Rishi Sunak confronted by angry resident plagued by AirBnb parties with ‘hot tubs and karaoke’

·4-min read
Rishi Sunak confronted by angry resident plagued by AirBnb parties with ‘hot tubs and karaoke’

Rishi Sunak has been confronted by an angry resident over AirBnbs being used for parties, and was faced with demands for more rules for short-term holiday lets.

It comes after the prime minister announced a new £160m crackdown on anti-social behaviour. Under the new rules, drinking alcohol at bus stops and war memorials will be banned, and four-figure fines for graffiti and fly-tipping, as well as a ban on nitrous oxide.

The plans also include a proposed council register of short-term holiday lets, so that “if a let proves problematic, they can take action against guests and owners”.

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Mr Sunak took questions from locals at a community centre during a visit to Chelmsford, and was confronted by Jeff Jones - who told the prime minister he is facing problems after his former local pub was turned into a large Airbnb rental.

From left: Community support officer Sonja Viner, police sergeant Sophie Chesters, Prime Minister Rishi Sunak, Home Secretary Suella Braverman and police sergeant Matt Collins during a visit to a community centre in Chelmsford, Essex (Jack Hill/The Times/PA)
From left: Community support officer Sonja Viner, police sergeant Sophie Chesters, Prime Minister Rishi Sunak, Home Secretary Suella Braverman and police sergeant Matt Collins during a visit to a community centre in Chelmsford, Essex (Jack Hill/The Times/PA)

He said: “These places are let by the owners to groups of people with no control whatsoever.

“They can come in and they can use the facilities there – in this particular case they have 10-person hot tubs and karaoke rooms.

“Anti-social behaviour and especially noise nuisance can go on through the night and there is no restriction, and I think they really should be addressing the problem these are causing with maybe some regulations coming in.

“I’m not walking the alleyways and backstreets of Chelmsford looking at this, but it goes on.”

Mr Sunak replied: “Let me take that away. I’ve got a feeling we are looking at that, from memory.”

Home secretary Suella Braverman visited the Essex town alongside Mr Sunak and the pair were heckled and told to “go away” during a short walkabout in the town centre.

One woman shouted “allow migrants into our country” and “refugees should be allowed in Britain”. The woman added: “Go away. We don’t want you here.”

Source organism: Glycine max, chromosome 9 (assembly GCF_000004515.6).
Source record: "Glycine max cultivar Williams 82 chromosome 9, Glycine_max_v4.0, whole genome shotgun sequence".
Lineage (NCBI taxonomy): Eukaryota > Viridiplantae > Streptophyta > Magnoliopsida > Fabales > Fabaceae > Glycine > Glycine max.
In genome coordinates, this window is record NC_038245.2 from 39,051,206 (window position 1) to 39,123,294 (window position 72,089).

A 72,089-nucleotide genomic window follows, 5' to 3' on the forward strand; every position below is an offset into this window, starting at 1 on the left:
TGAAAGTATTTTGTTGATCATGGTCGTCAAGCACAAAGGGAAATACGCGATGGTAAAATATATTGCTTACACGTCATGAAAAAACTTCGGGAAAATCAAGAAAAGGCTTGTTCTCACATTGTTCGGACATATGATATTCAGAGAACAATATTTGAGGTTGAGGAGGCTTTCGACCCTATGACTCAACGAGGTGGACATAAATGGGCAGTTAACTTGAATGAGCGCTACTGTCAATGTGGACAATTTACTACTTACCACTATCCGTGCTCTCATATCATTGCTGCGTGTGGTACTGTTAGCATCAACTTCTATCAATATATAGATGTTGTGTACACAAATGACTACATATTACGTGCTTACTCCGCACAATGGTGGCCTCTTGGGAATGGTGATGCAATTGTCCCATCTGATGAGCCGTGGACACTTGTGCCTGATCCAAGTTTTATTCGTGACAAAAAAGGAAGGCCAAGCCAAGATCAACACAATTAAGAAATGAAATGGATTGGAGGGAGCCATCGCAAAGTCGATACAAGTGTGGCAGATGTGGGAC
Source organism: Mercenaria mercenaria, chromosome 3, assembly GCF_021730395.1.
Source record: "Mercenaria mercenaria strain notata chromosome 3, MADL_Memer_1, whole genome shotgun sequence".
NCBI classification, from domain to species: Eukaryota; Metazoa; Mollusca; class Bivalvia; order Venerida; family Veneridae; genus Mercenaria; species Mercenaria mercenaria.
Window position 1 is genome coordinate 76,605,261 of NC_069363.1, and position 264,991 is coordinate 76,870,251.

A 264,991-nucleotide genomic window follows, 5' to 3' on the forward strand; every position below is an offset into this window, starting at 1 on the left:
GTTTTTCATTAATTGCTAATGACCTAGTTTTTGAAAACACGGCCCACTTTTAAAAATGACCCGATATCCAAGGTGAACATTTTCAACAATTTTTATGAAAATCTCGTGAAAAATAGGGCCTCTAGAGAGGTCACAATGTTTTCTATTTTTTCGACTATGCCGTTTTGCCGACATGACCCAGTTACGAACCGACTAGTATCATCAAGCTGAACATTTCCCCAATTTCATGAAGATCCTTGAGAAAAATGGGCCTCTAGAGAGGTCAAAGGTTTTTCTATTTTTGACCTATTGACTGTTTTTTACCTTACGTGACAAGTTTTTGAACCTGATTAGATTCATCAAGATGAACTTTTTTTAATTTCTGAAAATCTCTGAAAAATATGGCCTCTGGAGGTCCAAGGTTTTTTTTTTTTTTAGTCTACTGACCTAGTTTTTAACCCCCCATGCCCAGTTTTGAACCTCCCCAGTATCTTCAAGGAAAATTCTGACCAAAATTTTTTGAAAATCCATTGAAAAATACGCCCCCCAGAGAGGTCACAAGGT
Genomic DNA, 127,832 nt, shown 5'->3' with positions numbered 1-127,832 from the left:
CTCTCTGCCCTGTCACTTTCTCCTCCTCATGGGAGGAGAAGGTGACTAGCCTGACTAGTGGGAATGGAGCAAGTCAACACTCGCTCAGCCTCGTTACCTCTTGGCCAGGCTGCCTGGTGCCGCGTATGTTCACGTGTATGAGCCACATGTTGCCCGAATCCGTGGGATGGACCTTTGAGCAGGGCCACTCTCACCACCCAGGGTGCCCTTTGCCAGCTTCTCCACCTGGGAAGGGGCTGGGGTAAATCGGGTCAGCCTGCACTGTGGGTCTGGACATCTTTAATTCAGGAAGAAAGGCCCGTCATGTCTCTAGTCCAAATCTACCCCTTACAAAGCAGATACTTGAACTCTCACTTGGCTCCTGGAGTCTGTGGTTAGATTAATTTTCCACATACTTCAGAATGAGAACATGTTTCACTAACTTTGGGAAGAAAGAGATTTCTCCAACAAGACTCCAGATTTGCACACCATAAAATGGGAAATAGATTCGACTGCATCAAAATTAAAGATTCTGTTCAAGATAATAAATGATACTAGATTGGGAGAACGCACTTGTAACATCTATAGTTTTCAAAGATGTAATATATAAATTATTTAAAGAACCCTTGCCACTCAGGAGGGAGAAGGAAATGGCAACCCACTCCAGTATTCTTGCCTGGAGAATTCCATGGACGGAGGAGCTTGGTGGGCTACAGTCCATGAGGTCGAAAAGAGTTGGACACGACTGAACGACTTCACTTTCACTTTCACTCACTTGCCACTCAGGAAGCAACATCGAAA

Mr Sunak was then driven to Chelmsford Boxing Club, where he spoke about his anti-social behaviour action plan and took questions from a crowd.

The plans will see more on-the-spot fines issued, with fly-tipping and graffitiing punishable with fines of up to £1,000, and drug tests carried out in an effort to see offences rapidly and publicly punished. Those caught breaking the rules will be made to clean up the streets within 48 hours instead of going to court.

The prime minister also vowed action against begging networks run by organised crime, while landlords will get extra help to evict nuisance tenants.

The government will also ban nitrous oxide - known as laughing gas - with plans to make it a Class C dug before the end of 2023.

New rules will also widen the ability of police to routinely drug test suspects in custody to include domestic abusers and people accused of violence against women and girls among other offenders.

Social housing tenants are also expected to face a new “three strikes and you are out” rule over anti-social behaviour like loud parties late at night.

A cash injection will be rolled out to fund police patrols in areas where gangs congregate and leave nitrous oxide canisters, such as children’s playgrounds, under the new plans.

In total, 16 areas will conduct trials of either Immediate Justice or Hotspot Policing, with four police and crime commissioner jurisdictions - Northumbria, Cleveland, Derbyshire and Durham - trying out both.

The government aims to roll out the measures across England and Wales from 2024.

In a wide-ranging speech setting out his vision for the country in 2023, the prime minister said in January he wanted to provide fresh powers to police forces, mayors and local authorities to ensure “these crimes will be quickly and visibly punished”.

Mr Sunak said his government would focus on reducing crime and anti-social behaviour to make communities better and safer places to live.

The prime minister vowed to continue with Boris Johnson’s “levelling up” vision.

But he warned that “all the regeneration in the world won’t mean anything unless people feel safe in their communities”.

Mr Sunak also said 20,000 police would have been hired by the spring – a promise made in the 2019 Tory manifesto. But the pledge comes following 13 years of cuts to frontline policing.

Recorded instances of criminal damage to shops, schools, leisure centres and businesses have increased by more than 30 per cent over the past year, Labour analysis found.

An Airbnb spokesman said: “Parties are banned on Airbnb and our industry-leading prevention technology blocked more than 84,000 people in the UK from making certain unwanted bookings last year alone.

“Our 24/7 hotline for neighbours means anyone can contact us directly about a concern with a listing and we investigate and take action on reports received.

“We are committed to being good partners to local communities in the UK, and have long supported the introduction of a national short-term lets register to give authorities better visibility of activity in their area.”